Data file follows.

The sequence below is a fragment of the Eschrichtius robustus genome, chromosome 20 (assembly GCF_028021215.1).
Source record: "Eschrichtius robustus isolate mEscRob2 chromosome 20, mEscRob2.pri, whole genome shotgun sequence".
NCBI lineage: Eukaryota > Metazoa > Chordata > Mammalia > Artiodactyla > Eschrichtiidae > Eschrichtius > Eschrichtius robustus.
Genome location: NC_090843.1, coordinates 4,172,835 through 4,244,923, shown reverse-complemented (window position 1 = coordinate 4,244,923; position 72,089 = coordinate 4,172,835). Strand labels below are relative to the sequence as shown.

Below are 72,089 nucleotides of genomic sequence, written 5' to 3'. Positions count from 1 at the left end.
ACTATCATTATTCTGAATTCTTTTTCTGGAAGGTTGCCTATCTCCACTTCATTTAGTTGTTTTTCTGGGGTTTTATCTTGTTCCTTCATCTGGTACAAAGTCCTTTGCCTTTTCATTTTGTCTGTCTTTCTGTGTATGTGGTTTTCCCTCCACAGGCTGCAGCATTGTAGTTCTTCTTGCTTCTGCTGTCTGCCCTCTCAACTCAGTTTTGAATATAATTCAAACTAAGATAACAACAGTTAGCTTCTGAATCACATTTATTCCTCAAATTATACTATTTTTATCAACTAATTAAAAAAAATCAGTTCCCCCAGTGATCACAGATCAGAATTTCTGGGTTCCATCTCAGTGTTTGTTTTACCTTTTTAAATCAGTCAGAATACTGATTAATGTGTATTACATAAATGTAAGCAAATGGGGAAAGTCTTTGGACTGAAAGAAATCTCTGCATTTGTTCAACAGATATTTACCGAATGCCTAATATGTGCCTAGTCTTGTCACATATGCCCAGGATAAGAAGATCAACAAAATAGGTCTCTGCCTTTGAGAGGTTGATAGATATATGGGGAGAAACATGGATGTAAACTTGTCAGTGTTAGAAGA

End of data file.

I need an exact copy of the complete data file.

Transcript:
The sequence below is a fragment of the Eschrichtius robustus genome, chromosome 20 (assembly GCF_028021215.1).
Source record: "Eschrichtius robustus isolate mEscRob2 chromosome 20, mEscRob2.pri, whole genome shotgun sequence".
NCBI lineage: Eukaryota > Metazoa > Chordata > Mammalia > Artiodactyla > Eschrichtiidae > Eschrichtius > Eschrichtius robustus.
Genome location: NC_090843.1, coordinates 4,172,835 through 4,244,923, shown reverse-complemented (window position 1 = coordinate 4,244,923; position 72,089 = coordinate 4,172,835). Strand labels below are relative to the sequence as shown.

Below are 72,089 nucleotides of genomic sequence, written 5' to 3'. Positions count from 1 at the left end.
ACTATCATTATTCTGAATTCTTTTTCTGGAAGGTTGCCTATCTCCACTTCATTTAGTTGTTTTTCTGGGGTTTTATCTTGTTCCTTCATCTGGTACAAAGTCCTTTGCCTTTTCATTTTGTCTGTCTTTCTGTGTATGTGGTTTTCCCTCCACAGGCTGCAGCATTGTAGTTCTTCTTGCTTCTGCTGTCTGCCCTCTCAACTCAGTTTTGAATATAATTCAAACTAAGATAACAACAGTTAGCTTCTGAATCACATTTATTCCTCAAATTATACTATTTTTATCAACTAATTAAAAAAAATCAGTTCCCCCAGTGATCACAGATCAGAATTTCTGGGTTCCATCTCAGTGTTTGTTTTACCTTTTTAAATCAGTCAGAATACTGATTAATGTGTATTACATAAATGTAAGCAAATGGGGAAAGTCTTTGGACTGAAAGAAATCTCTGCATTTGTTCAACAGATATTTACCGAATGCCTAATATGTGCCTAGTCTTGTCACATATGCCCAGGATAAGAAGATCAACAAAATAGGTCTCTGCCTTTGAGAGGTTGATAGATATATGGGGAGAAACATGGATGTAAACTTGTCAGTGTTAGAAGA